It feels like a lifetime ago now, but once upon a time I was once in a relationship with someone that I was terrified of.
Career bliss was a dream, a fantasy, a fairy tale. An unrealistic concept. This is because I had accepted ‘stupid’, ‘loser’, and ‘slut’ as alternatives to my name and the truth about my being. I was living to merely survive.
Your mental diet is a collection of thoughts repeated until they become a system of beliefs that determine your experience of life.
I was anxious all of the time because I had very specific instructions to live up to for cleaning and how I was to appear in public. I also had the dubious task of guessing what else was expected of me without being told.
Most of the time I thought I was crazy because my version of life was given to me and accepted in exchange for food and warmth and shelter.
If I didn’t do as I was specified to or guess accurately, the privilege of spending time with my friends was revoked. And that was the least painful of punishments.
It was always so hard to explain myself to others.
Those who knew and liked me were challenged in our friendship because they had abided by rules that I followed. I couldn’t risk offending my primary relationship and as a result it hurt people to be my friend.
Why wouldn’t I stand up for myself? People who knew only me wondered.
They didn’t know how quickly things could escalate.
Why didn’t I just leave? Those that knew the truth questioned.
They didn’t get that if I did leave this relationship that I would be leaving them too.
I tried to look unaffected when my skin came into contact with anger, frustration and resentment for reasons that came into being before my existence. I had learned through experience that showing my pain was an invitation for more. So to feel safe I became a liar and a fake.
I was always reminded that neither my wounds nor my words would make anyone want to come help me. And to ensure my obedience this individual would tell people we both knew of the lies I would be caught telling or the things I would do that sounded the most embarrassing to share.
My reputation was not my own and this scared me most of all.
Even after I left, people that knew both of us told me that I was making a big deal out of nothing. They said that they didn’t know or understand what had really happened. That they couldn’t be sure about what happened or how it did. They could not acknowledge my experience and their doubts were poison to my recovery.
When others aren’t able to give their support for your healing, you leave them because it’s part of doing whatever it takes. Your healing is ultimately your responsibility and your keys to your own freedom.
Trusting myself was the hardest thing I ever had to learn how to do because I habitually let myself down to stay in that relationship. I may have had the courage to leave an abusive relationship, but it took awhile to leave it mentally because habits of thoughts and behaviours were in place that needed replacing to match who I was choosing to be, which was in alignment with who I really was.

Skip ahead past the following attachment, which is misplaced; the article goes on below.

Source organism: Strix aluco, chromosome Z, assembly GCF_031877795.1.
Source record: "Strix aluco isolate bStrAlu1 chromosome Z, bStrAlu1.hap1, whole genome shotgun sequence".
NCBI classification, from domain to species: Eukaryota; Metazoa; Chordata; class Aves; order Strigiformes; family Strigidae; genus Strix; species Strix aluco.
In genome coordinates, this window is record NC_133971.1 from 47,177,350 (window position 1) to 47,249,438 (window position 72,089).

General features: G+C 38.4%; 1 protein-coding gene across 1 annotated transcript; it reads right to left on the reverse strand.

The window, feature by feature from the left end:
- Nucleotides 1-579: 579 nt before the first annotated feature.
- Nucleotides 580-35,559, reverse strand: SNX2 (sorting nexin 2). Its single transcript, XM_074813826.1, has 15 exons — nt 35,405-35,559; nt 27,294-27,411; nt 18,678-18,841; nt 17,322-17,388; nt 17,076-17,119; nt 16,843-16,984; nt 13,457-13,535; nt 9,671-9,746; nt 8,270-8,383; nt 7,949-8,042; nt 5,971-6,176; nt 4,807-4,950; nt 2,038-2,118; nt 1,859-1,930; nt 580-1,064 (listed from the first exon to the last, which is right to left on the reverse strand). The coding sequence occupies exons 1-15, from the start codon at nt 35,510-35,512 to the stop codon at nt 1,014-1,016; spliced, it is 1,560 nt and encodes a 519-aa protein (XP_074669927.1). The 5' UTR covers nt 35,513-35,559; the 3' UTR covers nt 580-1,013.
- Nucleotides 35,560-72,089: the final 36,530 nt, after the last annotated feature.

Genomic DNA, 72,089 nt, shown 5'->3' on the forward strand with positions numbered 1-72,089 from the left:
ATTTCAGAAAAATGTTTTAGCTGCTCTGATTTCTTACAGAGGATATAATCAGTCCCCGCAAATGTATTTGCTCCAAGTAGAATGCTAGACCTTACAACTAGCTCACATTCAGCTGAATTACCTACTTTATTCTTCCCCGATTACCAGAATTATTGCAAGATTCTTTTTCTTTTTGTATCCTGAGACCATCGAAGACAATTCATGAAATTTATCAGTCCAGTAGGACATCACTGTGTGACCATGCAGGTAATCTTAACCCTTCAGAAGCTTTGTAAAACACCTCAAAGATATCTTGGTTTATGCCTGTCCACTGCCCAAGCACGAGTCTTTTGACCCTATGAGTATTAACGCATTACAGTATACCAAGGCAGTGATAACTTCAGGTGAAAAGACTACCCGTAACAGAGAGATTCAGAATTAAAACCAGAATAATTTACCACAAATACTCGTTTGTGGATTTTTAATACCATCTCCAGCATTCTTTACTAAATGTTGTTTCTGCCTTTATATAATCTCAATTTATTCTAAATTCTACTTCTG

It takes practice to let go of the story that your very nature is unworthy and that joy is not in your control.
Little by little – sometimes even feeling like I was moving backwards and upside down, I saw change mirrored back to me as my life. And then that change accelerated faster than I ever thought possible.
A tipping point is always inevitable.
The emotional distance from this relationship began to match the physical distance that I had initiated. I began to redefine how I saw myself as I touched into my essence of being.
It took the help of an awakened therapist that didn’t have “perfect pictures” of how relationships ought to be. Because the fact that I’d left and severed connection to my own mother was just unthinkable to most.
While I acknowledge the survival support I received growing up, a continued relationship came at a price that I was no longer willing to pay in physical and spiritual adulthood. Giving airtime and fighting the opinions of others including therapists with impressive credentials, but no courage of their own, I realized:
If someone can’t really see you, they can’t help you.
And yet, for all of this, I am grateful. If not for this experience in my life, I would not truly have the credentials of experience to do what I do in the way that feels most blissful. And this is true for your struggles and career bliss reality too.
To move internally from the experience of being downtrodden, inauthentic, discouraged, filled with self-doubt, and utterly confused about my ability to create a life worth living doing work that felt meaningful, not to mention endlessly whirring around in my head questioning whether life could possibly have meaning to a place of career bliss is what I know how to do because that’s what I’ve done.
That’s why I’m not the Career Counselor for people who just want a job or a personality test or to get some ideas for what they should do for work that isn’t what they’re doing now. Not that there’s anything that’s wrong with wanting that, it’s just not blissful to me.
Career Counseling is about being paid to be authentically you in what you do and how you do it, permission for freedom in how you do what you do, not to mention creative in what you do and how you do it.
Receiving your whole life without thinking that something is wrong with you or your real desires is what allows you to mine for the credentials in your own life that make work something that you actually want to do. That’s something that institutional credentials alone just cannot offer (so it’s time to stop expecting them to).
To look for your own real life credentials, this creating career clarity exercise is the perfect place to start exploring.
Where you fuel, re-tool and attune your imagination. Get your soul to work (on purpose). Ruthless compassion. Fierce gentleness. Sassy wisdom. And oodles of insight.